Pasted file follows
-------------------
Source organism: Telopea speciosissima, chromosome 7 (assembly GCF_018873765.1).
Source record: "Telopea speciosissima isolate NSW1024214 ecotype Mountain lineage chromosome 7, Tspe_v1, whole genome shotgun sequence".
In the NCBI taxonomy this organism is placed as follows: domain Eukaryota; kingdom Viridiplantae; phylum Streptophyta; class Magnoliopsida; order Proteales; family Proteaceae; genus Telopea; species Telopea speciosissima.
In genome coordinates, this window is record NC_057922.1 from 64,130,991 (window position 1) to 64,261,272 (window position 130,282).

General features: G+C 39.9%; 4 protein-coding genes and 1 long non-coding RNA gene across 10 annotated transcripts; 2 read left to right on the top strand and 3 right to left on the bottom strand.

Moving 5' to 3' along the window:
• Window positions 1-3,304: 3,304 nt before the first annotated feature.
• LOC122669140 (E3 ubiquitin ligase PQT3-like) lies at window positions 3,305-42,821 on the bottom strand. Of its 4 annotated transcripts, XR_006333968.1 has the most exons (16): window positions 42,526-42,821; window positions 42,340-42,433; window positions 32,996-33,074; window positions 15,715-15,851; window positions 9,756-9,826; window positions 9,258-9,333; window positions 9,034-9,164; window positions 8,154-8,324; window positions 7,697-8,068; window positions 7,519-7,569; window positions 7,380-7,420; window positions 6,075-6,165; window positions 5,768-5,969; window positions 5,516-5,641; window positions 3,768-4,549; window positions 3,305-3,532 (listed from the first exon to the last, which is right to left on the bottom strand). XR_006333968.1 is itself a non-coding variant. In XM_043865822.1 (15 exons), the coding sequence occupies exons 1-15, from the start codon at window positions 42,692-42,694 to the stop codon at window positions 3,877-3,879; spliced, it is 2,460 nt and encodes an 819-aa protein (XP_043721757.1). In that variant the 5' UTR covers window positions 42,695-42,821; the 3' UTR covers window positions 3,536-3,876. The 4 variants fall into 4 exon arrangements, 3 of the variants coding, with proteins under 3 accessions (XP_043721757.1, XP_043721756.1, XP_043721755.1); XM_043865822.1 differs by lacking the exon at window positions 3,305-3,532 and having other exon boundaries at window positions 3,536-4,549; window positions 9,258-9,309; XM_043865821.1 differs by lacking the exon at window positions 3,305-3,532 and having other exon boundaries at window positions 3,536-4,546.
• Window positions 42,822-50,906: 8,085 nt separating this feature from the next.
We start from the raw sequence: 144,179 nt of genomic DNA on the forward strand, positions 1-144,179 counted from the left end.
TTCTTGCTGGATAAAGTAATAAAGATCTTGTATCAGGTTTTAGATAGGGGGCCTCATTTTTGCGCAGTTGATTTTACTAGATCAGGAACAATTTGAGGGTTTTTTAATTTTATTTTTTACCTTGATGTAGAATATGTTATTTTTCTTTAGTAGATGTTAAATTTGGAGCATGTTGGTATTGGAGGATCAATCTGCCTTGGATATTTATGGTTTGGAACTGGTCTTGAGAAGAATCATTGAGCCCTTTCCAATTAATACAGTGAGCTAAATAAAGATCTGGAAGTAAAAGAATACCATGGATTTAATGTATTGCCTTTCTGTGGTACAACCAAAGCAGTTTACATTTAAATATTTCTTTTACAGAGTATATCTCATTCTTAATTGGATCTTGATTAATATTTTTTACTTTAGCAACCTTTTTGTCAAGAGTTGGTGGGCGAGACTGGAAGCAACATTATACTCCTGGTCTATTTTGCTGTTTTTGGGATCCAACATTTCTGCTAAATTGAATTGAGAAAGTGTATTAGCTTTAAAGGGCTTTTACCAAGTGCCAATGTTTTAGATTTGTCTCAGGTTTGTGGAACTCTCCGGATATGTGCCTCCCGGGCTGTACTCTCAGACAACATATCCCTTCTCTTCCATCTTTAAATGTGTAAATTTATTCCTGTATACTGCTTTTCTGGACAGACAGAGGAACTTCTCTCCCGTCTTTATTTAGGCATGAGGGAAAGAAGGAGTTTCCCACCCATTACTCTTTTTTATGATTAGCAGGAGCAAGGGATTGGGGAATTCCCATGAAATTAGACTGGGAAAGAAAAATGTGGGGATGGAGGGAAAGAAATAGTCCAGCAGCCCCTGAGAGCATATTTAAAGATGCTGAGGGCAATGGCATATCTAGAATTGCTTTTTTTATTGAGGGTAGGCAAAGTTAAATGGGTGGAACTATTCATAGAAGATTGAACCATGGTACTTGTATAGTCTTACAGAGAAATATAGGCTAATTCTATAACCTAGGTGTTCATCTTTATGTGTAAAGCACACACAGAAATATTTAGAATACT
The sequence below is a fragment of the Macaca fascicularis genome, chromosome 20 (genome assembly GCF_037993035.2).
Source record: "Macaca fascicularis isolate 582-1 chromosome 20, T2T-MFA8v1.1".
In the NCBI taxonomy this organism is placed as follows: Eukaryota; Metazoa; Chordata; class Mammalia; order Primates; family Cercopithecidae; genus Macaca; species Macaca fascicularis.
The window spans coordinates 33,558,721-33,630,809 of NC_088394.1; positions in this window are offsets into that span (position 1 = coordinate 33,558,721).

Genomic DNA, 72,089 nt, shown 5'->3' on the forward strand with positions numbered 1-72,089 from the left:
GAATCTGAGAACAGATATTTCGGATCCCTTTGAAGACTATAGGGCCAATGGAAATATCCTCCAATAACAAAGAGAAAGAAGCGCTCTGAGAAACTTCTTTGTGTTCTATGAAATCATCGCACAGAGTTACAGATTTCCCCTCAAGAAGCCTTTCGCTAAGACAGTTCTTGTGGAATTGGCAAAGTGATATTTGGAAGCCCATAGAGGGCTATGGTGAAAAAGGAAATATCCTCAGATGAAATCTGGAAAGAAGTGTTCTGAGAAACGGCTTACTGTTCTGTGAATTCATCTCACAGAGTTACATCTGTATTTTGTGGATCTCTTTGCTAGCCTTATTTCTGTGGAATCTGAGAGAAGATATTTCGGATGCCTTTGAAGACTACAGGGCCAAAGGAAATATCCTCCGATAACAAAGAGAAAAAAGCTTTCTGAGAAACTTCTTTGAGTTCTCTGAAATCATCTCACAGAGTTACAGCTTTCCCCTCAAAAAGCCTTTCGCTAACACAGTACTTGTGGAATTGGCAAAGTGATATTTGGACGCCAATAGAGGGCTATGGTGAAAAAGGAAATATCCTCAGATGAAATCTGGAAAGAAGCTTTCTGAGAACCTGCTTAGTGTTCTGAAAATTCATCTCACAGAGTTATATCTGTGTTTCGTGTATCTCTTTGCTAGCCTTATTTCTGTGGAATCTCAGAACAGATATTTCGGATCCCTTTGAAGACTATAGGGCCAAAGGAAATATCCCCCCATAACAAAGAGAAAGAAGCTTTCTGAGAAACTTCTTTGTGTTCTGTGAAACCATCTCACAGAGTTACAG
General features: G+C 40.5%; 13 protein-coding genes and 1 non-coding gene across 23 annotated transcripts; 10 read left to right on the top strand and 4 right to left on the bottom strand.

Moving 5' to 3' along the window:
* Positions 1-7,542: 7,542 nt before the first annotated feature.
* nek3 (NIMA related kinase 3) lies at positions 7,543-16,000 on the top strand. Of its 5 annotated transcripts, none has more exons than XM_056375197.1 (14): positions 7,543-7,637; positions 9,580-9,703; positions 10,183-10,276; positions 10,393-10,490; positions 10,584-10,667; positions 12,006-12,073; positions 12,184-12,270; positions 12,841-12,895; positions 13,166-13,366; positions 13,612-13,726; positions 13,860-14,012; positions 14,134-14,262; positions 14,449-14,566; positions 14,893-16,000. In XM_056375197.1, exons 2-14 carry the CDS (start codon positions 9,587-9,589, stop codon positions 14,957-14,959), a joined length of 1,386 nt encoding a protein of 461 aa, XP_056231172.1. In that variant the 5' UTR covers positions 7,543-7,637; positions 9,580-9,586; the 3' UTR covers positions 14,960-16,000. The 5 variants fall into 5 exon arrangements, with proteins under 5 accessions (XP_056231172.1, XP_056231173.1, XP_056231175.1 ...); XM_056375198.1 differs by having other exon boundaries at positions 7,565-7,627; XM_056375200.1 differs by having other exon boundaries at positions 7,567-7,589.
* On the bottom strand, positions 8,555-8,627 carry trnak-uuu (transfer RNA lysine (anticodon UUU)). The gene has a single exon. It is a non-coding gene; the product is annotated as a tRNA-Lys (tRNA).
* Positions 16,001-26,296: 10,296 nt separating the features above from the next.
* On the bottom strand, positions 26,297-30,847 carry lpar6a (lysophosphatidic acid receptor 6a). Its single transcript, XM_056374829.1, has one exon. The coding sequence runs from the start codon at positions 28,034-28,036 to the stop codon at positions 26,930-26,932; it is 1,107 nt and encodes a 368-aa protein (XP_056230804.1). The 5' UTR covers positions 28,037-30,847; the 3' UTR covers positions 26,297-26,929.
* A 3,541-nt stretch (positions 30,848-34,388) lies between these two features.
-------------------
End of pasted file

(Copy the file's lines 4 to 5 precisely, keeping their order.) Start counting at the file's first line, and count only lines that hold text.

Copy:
In genome coordinates, this window is record NC_057922.1 from 64,130,991 (window position 1) to 64,261,272 (window position 130,282).

General features: G+C 39.9%; 4 protein-coding genes and 1 long non-coding RNA gene across 10 annotated transcripts; 2 read left to right on the top strand and 3 right to left on the bottom strand.